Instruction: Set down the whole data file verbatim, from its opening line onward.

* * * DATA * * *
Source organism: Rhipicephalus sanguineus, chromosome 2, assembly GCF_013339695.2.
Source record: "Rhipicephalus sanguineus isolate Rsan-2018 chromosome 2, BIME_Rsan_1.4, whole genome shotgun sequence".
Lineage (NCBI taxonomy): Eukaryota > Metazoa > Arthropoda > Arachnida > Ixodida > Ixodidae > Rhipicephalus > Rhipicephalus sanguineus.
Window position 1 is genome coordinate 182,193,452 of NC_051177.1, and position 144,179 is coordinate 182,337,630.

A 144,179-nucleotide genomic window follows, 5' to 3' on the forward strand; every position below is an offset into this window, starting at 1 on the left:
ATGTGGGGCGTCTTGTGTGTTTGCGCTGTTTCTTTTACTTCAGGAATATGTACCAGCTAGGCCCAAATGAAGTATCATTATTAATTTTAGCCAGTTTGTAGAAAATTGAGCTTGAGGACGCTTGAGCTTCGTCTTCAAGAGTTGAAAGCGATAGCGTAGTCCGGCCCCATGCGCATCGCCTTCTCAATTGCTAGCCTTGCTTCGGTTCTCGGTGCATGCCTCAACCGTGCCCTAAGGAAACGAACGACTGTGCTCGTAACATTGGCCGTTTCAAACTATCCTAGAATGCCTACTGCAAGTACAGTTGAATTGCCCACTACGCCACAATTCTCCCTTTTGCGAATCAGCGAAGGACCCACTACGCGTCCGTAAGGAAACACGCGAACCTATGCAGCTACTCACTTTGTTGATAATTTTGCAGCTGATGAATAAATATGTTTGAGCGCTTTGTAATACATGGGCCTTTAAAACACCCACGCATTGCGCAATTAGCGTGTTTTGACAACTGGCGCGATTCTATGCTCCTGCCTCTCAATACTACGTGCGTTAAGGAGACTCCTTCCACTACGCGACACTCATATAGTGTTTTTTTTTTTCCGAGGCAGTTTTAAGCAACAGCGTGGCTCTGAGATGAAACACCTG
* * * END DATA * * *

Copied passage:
Source organism: Rhipicephalus sanguineus, chromosome 2, assembly GCF_013339695.2.
Source record: "Rhipicephalus sanguineus isolate Rsan-2018 chromosome 2, BIME_Rsan_1.4, whole genome shotgun sequence".
Lineage (NCBI taxonomy): Eukaryota > Metazoa > Arthropoda > Arachnida > Ixodida > Ixodidae > Rhipicephalus > Rhipicephalus sanguineus.
Window position 1 is genome coordinate 182,193,452 of NC_051177.1, and position 144,179 is coordinate 182,337,630.

A 144,179-nucleotide genomic window follows, 5' to 3' on the forward strand; every position below is an offset into this window, starting at 1 on the left:
ATGTGGGGCGTCTTGTGTGTTTGCGCTGTTTCTTTTACTTCAGGAATATGTACCAGCTAGGCCCAAATGAAGTATCATTATTAATTTTAGCCAGTTTGTAGAAAATTGAGCTTGAGGACGCTTGAGCTTCGTCTTCAAGAGTTGAAAGCGATAGCGTAGTCCGGCCCCATGCGCATCGCCTTCTCAATTGCTAGCCTTGCTTCGGTTCTCGGTGCATGCCTCAACCGTGCCCTAAGGAAACGAACGACTGTGCTCGTAACATTGGCCGTTTCAAACTATCCTAGAATGCCTACTGCAAGTACAGTTGAATTGCCCACTACGCCACAATTCTCCCTTTTGCGAATCAGCGAAGGACCCACTACGCGTCCGTAAGGAAACACGCGAACCTATGCAGCTACTCACTTTGTTGATAATTTTGCAGCTGATGAATAAATATGTTTGAGCGCTTTGTAATACATGGGCCTTTAAAACACCCACGCATTGCGCAATTAGCGTGTTTTGACAACTGGCGCGATTCTATGCTCCTGCCTCTCAATACTACGTGCGTTAAGGAGACTCCTTCCACTACGCGACACTCATATAGTGTTTTTTTTTTTCCGAGGCAGTTTTAAGCAACAGCGTGGCTCTGAGATGAAACACCTG